Vere Foster – One of the greatest men you’ve never heard of
Vere Foster Background
Vere Louis Henry Foster was born in Copenhagen on 26th April 1819. His father, Sir Augustus Foster, was a British ambassador. His mother was Albinia Jane Hobart, daughter of the Honourable George Vere Hobart, Earl of Buckinghamshire. Vere had a privileged upbringing, the youngest of three sons. His eldest brother Frederick Richard followed his father into the diplomatic service.
While the middle boy Cavendish Henry became a minister in the Church of England. Vere studied at Eton [1830-1834] and then went to Oxford to study law. However, he left after 2 years and entered the world of diplomacy.
Arrival in Ireland – The Famine
When news of the famine in Ireland reached England, Vere was sent to discover the effects on the Foster’s Irish estate, Glyde Court, in County Louth. This was to change the young Vere’s life forever.
While the tenants on the Foster’s land had fortunately been saved from the worst effects of the potato blight, Vere was horrified at the number of starving men, women and children he saw staggering along the roads. Many were desperately trying to reach a port where they might flee to a better life in another country.
Many landlords evicted those who could not pay their rent and left whole families destitute without food or shelter. Some estate owners paid the bare minimum to have their hungry tenants shipped abroad. Not that these poor people would be welcomed on their arrival.
“Among the crimes charged against Irish landlords none has aroused more resentment in Britain in early 1847 than what is seen as the dumping ground of their evicted pauper tenants on the shores of England, Scotland and Wales… a swelling tide of Irish immigrants in Britain most of them very poor and many diseased. Many of these new arrivals died on the streets or crowded into hospitals and workhouses”London Times 16th April 1847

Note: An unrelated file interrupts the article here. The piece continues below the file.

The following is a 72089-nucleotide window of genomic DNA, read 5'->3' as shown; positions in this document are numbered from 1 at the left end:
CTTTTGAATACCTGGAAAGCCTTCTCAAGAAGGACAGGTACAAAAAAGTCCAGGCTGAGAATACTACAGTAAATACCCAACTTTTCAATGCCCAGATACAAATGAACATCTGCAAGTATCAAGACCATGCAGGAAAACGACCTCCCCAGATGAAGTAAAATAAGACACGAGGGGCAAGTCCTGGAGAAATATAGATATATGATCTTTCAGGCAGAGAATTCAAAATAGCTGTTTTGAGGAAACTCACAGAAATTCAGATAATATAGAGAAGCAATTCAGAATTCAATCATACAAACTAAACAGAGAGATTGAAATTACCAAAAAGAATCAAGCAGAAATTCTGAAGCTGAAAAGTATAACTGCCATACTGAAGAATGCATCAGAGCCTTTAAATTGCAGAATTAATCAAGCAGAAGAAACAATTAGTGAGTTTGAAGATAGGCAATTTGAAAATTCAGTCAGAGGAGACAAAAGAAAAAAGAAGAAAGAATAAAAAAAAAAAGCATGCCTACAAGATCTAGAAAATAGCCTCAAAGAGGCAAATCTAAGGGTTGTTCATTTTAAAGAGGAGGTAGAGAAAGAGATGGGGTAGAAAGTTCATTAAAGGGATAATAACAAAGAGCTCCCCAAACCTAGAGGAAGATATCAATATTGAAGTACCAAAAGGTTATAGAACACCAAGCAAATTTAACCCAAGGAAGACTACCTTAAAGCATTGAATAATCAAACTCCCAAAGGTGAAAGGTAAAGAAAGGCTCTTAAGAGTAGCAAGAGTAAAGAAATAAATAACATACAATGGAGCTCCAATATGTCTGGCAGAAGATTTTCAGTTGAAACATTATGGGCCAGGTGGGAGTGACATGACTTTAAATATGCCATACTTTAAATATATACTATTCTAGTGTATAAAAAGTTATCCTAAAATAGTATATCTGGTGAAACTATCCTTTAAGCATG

Drogheda to Liverpool
Upon receiving news that his father was seriously ill, Vere paid 10 shillings for a first class ticket for a sailing from Drogheda to Liverpool. However, he did not stay in his cabin but was determined to witness the journey from a poor emigrant’s experiences. Below decks, people were crowded together, far more than the ship was capable of holding, animals and livestock were herded in the same living space. There were no toilets or washing facilities. The noise, smell and prevailing sickness made it a nightmare journey.
Arrival in England
Arriving in England the problems were far from over. Most of the emigrants could only speak Irish and were easy fodder for unscrupulous robbers and conmen. So-called ‘porters’ made off with their meagre belongings and tricksters sold false tickets to America or ‘converted’ foreign currency giving a few cents in exchange for someone’s life savings.
Swindlers known as crimps, sold the unwary deeds for tracts of land in Canada and America, which were entirely false. Some landlords confiscated luggage so the traveller was forced to stay in their lodgings.
“Men, women and children would be bedded down together, often on a cold stone floor, without any blankets. Here the emigrants would often be robbed, cheated, over-charged and run the considerable risk of contacting a variety of contagious diseases”The Liverpool Albion 15th May 1850
Work and Wages
Vere Foster was sickened by the plight of the emigrants. In 1852 he wrote a pamphlet entitled Work and Wages or The Penny Emigrant’s Guide to the United States and Canada. In it he warns “be careful whom you employ to show you a shipping office; ask no questions in the street, pay no attention to the offers of service of anyone you meet, not even to ask your way to any place or office…”
Frederick and Vere Foster tour Ireland
On 1st August 1848 Sir Augustus Foster, who had been suffering from severe depression, died by suicide. Frederick, the eldest son, inherited his father’s baronetcy and returned to Glyde Court. Vere accompanied him. The brothers decided to tour Ireland to see for themselves the extent of the Great Hunger – an Gorta Mor.
Not only were they horrified at the starvation and disease that ravaged the land and decimated the people, they were disgusted at the wealthy landlords still trying to squeeze every penny out of the desperate peasants.
“Disease and death in every quarter – the once hardy population worn away to emaciated skeletons – fever, dropsy, diarrhoea and famine in every filthy hovel, and sweeping away whole families – hundreds rushing from their homes and country – dead bodies of children flung into holes hastily scratched in the earth, without shroud or coffin – every field becoming a grave and the land a wilderness”Belfast Vindicator 23rd December 1846